Date: 11 July 2018
Venue: Senate House, London
Keynote: Melissa Bissonette, St. John Fisher College, NY
Conference Fees: £15 salaried, £10 student/unwaged
The development of the crime narrative and detective literary genre has been extensively studied with scant regard to its historical context. Despite the genre’s deep connection with the history (and subsequent public perceptions) of factual crime, as well as the development of the legal system, the police force and detective figures across the world, well-established chronologies of the crime-fiction genre have tended to focus on the literary development of the genre in isolation.
This focus has led to the establishment of various entrenched chronologies, such as the now well-known ‘Edgar Allan Poe, Wilkie Collins, Arthur Conan Doyle’ triumvirate across the nineteenth century. Many subsequent studies have revolved around these established ‘standards’, and thus sometimes read crime narratives in comparison with texts which they are quite unlike.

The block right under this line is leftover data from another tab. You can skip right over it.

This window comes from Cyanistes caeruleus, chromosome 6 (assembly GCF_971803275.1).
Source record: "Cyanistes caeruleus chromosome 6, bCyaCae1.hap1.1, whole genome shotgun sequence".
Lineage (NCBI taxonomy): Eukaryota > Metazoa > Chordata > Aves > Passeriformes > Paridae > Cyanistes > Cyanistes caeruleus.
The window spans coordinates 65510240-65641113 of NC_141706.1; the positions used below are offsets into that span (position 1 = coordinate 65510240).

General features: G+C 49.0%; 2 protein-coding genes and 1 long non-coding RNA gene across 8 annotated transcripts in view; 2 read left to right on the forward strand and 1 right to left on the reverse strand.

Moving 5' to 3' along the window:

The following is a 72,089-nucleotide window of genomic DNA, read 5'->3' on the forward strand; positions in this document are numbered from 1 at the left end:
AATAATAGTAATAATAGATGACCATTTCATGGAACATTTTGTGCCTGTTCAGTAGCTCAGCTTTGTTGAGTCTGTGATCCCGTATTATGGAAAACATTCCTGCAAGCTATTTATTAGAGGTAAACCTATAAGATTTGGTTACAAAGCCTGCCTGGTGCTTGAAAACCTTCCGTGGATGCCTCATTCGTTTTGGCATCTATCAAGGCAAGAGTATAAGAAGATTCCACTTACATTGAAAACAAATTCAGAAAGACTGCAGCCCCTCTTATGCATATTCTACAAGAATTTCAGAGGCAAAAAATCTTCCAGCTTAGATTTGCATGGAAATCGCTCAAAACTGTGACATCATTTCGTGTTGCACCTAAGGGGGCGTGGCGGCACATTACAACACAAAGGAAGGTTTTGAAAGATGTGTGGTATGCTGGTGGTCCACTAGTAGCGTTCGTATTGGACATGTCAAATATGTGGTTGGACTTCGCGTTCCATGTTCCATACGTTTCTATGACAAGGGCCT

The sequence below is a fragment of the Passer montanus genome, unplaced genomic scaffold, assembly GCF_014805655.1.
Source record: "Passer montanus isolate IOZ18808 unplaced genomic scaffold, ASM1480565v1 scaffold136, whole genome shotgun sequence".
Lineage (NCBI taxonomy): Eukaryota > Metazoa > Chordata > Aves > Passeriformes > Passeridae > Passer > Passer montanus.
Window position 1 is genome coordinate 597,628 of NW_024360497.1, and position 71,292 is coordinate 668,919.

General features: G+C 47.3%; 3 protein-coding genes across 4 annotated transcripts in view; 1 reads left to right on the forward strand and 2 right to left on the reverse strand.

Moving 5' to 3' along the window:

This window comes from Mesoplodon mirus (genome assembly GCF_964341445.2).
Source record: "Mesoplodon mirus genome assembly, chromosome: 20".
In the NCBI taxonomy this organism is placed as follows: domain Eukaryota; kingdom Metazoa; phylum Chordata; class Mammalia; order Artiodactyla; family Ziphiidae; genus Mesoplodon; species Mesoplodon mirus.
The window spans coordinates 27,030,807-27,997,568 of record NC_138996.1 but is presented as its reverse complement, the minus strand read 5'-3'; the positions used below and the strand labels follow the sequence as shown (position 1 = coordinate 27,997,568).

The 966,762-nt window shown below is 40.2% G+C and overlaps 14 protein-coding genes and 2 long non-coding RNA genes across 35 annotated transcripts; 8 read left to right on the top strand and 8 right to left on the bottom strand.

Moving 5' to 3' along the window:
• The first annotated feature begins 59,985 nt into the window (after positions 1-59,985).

The purpose of this conference is therefore to explore the interrelationships between crime-narratives and crime-history. It seeks to contextualise crime narratives and detective-fiction more closely with the development of the legal system, law-enforcement, detection, criminal justice and historic crime itself across the long eighteenth and nineteenth centuries. Possible topics for papers might include (but are not limited to):
Please send abstracts of 250 words to email@example.com by March 31, 2018. For more information, please see (http://crimefictionorfact.wordpress.com).
Conference organisers: Samuel Saunders (Liverpool John Moores University and Debbie Webber (University of Winchester